Resolution of Russell's and Cantor's paradoxesby DanTeplitskiy Tags: cantor, paradoxes, resolution, russell 

#37
Aug1911, 04:49 PM

P: 70

I completely agree that the implication is true. My point is if we get something this way can this something (not the implication but what we get from it) be considered to be logically grounded? Yours, Dan 



#38
Aug1911, 05:09 PM

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#39
Aug1911, 05:23 PM

P: 70

Do you mean if we get "1+1=3" from some contradiction, "1+1=3" by itself is logically grounded? As far as I understand if something can be derived only from some contradiction it is not logically valid at all. Yours, Dan 



#41
Aug1911, 05:35 PM

P: 70

If contradiction is just given to you, like, say, the following way: If (this forum exists and it does not exist) Then 1+1=3, will you consider "1+1=3" logically grounded? Yours, Dan 



#43
Aug1911, 05:42 PM

P: 70

Dear Micromass,
That is my point! If we analyze the formula: R = {x: x∉x} ⇒ R ∈ R ↔ R ∉ R we can see that it is actually the following one: (R = {x: x∉x} And R ≠ {x: x∉x}) ⇒ R ∈ R ↔ R ∉ R. That, in my opinion, makes "R ∈ R ↔ R ∉ R" logically ungrounded. Yours, Dan 



#44
Aug1911, 05:44 PM

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#45
Aug1911, 05:49 PM

P: 70

Sorry but how can this (R = {x: x∉x} And R ≠ {x: x∉x}) be a true premise?! Yours, Dan 



#46
Aug1911, 05:52 PM

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#47
Aug1911, 05:54 PM

P: 70

What I mean is "R ∈ R ↔ R ∉ R" can be derived only from (R = {x: x∉x} And R ≠ {x: x∉x}) . Does not this alone make "R ∈ R ↔ R ∉ R" logically ungrounded? Yours, Dan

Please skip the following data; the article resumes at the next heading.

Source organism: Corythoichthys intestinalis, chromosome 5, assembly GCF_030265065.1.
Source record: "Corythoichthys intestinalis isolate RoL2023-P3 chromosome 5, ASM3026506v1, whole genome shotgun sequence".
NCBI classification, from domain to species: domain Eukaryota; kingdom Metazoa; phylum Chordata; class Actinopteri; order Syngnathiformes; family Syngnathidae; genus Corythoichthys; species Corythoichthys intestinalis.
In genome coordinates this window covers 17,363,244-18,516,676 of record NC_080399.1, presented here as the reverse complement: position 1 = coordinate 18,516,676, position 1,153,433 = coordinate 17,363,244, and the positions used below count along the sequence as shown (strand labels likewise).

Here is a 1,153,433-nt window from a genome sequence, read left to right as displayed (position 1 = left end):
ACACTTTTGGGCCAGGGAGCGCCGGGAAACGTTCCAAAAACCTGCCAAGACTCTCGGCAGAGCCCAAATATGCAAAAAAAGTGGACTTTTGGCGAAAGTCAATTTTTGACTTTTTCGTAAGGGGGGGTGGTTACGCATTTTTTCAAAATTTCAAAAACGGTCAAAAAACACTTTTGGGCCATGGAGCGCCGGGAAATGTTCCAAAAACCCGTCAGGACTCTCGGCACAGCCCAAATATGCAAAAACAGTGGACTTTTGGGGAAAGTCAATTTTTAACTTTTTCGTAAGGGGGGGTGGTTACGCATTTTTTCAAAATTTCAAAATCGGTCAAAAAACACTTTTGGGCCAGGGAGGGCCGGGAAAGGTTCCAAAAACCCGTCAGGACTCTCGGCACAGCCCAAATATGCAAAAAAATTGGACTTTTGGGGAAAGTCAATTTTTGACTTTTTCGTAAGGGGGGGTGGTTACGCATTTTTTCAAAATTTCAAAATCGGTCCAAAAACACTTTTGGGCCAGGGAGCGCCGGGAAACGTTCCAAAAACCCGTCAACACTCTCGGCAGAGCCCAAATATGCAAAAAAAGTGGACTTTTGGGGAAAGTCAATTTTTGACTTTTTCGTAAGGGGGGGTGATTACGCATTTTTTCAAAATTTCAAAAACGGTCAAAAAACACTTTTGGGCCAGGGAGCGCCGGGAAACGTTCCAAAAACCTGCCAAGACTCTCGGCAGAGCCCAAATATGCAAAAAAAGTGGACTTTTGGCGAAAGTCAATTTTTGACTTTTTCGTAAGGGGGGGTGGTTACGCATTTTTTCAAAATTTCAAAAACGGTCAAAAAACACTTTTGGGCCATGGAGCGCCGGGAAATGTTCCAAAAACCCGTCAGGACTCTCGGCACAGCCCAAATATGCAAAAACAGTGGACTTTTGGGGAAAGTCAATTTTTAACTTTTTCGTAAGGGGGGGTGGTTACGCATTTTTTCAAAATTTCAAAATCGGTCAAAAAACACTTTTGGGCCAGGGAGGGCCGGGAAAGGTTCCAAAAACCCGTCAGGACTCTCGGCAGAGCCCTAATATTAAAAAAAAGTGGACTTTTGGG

#48
Aug1911, 05:57 PM

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#49
Aug1911, 06:03 PM

P: 70

If R ∈ R R ≠ {x: x∉x}. That is so because under the assumption “R ∈ R” R includes a member that is included in itself (R itself is such a member). Do you agree? That is, when we write R = {x: x∉x} And R ∈ R > R ∉ R it is equivalent to R = {x: x∉x} And R ≠ {x: x∉x} And R ∈ R > R ∉ R which is equivalent to R = {x: x∉x} And R ≠ {x: x∉x} ⇒ R ∈ R > R ∉ R Yours, Dan 



#50
Aug1911, 06:06 PM

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#51
Aug1911, 06:13 PM

P: 70

That is so because: 1. The only way to derive R ∉ R is (R = {x: x∉x} And R ∈ R). Right? 2. (R = {x: x∉x} And R ∈ R) is equivalent to (R = {x: x∉x} And R ≠ {x: x∉x} And R ∈ R). Right? 3. From 1. and 2. you can see that when you derive R ∉ R from (R = {x: x∉x} And R ∈ R) you actually derive R ∉ R from (R = {x: x∉x} And R ≠ {x: x∉x} And R ∈ R). You can not avoid it. Like if you know that 2+2 = 4 you know that every time you use "2+2" you actually use "4". You can not avoid it either. Yours, Dan 



#52
Aug1911, 06:20 PM

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#53
Aug2211, 09:07 AM

P: 70

Dear Micromass,
Thanks for reply! Let me explain my point another way. "Let's denote the greatest natural number by N. If N < 2 then N is not the greatest natural number. If N >= 2 then N+1> N that is N is not the greatest natural number." Do you consider the above proof that there is no greatest natural number to be OK? (just in case  I do) Yours, Dan 


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